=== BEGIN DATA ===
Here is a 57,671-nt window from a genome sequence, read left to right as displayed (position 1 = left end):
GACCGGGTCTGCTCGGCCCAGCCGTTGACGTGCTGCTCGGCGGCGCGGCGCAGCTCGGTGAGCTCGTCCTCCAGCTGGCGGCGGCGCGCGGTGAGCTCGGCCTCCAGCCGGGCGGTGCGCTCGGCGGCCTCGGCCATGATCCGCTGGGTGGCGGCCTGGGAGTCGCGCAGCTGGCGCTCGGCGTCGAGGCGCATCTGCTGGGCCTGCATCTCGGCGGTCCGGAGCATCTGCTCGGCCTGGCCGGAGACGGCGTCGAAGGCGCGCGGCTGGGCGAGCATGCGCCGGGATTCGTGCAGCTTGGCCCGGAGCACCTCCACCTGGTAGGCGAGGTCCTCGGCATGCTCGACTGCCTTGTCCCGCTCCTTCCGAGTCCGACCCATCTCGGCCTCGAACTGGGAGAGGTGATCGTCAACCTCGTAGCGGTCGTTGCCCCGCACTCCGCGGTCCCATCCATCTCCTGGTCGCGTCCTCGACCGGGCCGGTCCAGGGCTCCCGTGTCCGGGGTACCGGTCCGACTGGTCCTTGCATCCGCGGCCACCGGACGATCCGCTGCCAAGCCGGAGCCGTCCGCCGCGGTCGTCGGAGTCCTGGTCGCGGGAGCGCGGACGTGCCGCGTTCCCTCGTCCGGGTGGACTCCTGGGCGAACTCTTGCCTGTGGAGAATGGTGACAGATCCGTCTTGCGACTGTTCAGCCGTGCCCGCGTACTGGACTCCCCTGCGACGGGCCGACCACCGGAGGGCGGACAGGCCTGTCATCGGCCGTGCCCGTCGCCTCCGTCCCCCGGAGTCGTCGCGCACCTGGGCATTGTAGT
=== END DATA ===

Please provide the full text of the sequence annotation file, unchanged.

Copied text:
Here is a 57,671-nt window from a genome sequence, read left to right as displayed (position 1 = left end):
GACCGGGTCTGCTCGGCCCAGCCGTTGACGTGCTGCTCGGCGGCGCGGCGCAGCTCGGTGAGCTCGTCCTCCAGCTGGCGGCGGCGCGCGGTGAGCTCGGCCTCCAGCCGGGCGGTGCGCTCGGCGGCCTCGGCCATGATCCGCTGGGTGGCGGCCTGGGAGTCGCGCAGCTGGCGCTCGGCGTCGAGGCGCATCTGCTGGGCCTGCATCTCGGCGGTCCGGAGCATCTGCTCGGCCTGGCCGGAGACGGCGTCGAAGGCGCGCGGCTGGGCGAGCATGCGCCGGGATTCGTGCAGCTTGGCCCGGAGCACCTCCACCTGGTAGGCGAGGTCCTCGGCATGCTCGACTGCCTTGTCCCGCTCCTTCCGAGTCCGACCCATCTCGGCCTCGAACTGGGAGAGGTGATCGTCAACCTCGTAGCGGTCGTTGCCCCGCACTCCGCGGTCCCATCCATCTCCTGGTCGCGTCCTCGACCGGGCCGGTCCAGGGCTCCCGTGTCCGGGGTACCGGTCCGACTGGTCCTTGCATCCGCGGCCACCGGACGATCCGCTGCCAAGCCGGAGCCGTCCGCCGCGGTCGTCGGAGTCCTGGTCGCGGGAGCGCGGACGTGCCGCGTTCCCTCGTCCGGGTGGACTCCTGGGCGAACTCTTGCCTGTGGAGAATGGTGACAGATCCGTCTTGCGACTGTTCAGCCGTGCCCGCGTACTGGACTCCCCTGCGACGGGCCGACCACCGGAGGGCGGACAGGCCTGTCATCGGCCGTGCCCGTCGCCTCCGTCCCCCGGAGTCGTCGCGCACCTGGGCATTGTAGT